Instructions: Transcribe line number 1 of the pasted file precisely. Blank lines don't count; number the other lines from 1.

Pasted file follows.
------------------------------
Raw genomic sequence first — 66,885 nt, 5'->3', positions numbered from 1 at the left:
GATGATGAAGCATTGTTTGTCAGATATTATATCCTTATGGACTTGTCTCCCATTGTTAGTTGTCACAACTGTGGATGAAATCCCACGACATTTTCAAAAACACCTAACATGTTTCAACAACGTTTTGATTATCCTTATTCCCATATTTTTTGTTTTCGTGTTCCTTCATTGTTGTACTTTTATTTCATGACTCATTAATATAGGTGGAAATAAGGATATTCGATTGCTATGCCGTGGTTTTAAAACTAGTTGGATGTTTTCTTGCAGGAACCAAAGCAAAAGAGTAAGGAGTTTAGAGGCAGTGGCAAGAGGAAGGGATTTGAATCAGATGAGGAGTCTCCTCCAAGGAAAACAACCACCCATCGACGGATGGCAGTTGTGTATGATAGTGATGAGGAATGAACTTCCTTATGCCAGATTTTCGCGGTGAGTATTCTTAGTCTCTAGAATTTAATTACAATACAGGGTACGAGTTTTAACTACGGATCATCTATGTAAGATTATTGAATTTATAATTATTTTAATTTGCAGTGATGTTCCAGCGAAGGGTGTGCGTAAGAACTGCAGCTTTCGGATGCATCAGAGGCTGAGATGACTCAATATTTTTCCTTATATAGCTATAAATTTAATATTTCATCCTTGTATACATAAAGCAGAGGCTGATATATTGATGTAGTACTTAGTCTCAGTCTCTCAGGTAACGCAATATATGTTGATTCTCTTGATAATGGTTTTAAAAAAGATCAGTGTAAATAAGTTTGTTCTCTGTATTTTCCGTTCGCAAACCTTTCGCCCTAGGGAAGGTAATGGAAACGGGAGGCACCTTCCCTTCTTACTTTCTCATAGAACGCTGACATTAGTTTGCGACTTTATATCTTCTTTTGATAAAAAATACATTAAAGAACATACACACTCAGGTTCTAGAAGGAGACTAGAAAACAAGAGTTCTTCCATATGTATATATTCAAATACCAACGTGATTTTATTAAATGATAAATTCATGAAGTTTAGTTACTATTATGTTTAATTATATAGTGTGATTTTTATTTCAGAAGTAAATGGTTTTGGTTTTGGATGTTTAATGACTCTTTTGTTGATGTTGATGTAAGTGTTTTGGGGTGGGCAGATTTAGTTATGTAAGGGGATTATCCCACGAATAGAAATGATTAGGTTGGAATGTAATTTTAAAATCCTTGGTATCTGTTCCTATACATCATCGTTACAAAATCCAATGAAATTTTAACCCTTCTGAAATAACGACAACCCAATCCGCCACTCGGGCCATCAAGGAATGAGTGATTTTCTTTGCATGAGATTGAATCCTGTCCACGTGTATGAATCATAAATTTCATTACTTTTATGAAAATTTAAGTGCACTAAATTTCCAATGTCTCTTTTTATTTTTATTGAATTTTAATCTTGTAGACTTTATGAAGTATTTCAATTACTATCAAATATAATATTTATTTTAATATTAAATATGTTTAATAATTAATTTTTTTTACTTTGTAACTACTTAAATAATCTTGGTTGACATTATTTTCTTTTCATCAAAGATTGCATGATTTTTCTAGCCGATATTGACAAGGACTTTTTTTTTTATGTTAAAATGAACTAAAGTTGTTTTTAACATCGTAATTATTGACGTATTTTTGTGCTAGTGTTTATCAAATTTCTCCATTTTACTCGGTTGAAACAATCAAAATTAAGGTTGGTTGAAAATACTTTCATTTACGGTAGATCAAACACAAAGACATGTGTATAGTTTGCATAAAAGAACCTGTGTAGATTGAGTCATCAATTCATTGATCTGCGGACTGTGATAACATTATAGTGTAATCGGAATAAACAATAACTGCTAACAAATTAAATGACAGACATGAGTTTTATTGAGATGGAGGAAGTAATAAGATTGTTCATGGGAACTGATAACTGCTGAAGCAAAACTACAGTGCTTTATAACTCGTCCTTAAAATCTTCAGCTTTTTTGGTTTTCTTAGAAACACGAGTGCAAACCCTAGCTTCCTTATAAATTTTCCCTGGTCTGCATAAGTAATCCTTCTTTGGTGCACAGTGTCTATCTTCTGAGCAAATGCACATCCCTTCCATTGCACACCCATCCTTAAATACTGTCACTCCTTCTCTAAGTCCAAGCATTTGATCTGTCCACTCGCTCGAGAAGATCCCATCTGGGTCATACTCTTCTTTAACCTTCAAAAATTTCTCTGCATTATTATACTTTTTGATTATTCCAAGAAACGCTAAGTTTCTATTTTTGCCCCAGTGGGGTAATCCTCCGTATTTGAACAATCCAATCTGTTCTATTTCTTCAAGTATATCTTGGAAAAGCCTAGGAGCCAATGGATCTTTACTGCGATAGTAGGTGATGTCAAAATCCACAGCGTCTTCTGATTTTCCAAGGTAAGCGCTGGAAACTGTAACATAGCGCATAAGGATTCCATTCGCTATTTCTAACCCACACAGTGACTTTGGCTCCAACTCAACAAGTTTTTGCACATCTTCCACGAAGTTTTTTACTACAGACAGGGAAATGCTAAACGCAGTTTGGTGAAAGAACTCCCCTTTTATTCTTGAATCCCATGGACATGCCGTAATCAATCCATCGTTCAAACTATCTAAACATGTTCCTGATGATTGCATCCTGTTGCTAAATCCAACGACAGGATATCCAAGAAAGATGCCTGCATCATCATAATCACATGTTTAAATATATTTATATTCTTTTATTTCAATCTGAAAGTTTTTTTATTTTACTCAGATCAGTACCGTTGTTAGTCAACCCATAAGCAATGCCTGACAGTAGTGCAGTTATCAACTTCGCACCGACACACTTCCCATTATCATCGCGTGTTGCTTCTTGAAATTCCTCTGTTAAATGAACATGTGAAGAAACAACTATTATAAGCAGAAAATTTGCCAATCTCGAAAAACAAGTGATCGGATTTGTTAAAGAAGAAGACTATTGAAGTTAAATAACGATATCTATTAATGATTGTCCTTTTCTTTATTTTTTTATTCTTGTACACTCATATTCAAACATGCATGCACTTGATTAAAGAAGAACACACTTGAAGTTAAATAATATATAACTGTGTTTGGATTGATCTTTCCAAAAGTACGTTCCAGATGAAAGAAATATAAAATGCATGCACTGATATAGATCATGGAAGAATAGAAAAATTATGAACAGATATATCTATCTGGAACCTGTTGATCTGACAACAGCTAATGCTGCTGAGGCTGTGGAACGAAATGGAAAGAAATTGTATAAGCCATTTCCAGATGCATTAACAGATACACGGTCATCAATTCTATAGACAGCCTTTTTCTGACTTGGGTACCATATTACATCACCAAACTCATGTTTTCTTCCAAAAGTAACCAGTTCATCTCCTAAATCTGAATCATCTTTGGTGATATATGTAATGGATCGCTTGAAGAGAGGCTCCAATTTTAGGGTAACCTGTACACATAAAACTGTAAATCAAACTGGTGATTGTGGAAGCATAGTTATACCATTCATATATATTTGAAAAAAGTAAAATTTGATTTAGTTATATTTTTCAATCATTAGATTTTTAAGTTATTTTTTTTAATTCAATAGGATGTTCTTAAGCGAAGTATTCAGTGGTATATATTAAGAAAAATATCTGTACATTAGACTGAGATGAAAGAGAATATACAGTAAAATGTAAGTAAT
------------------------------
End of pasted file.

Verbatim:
Raw genomic sequence first — 66,885 nt, 5'->3', positions numbered from 1 at the left: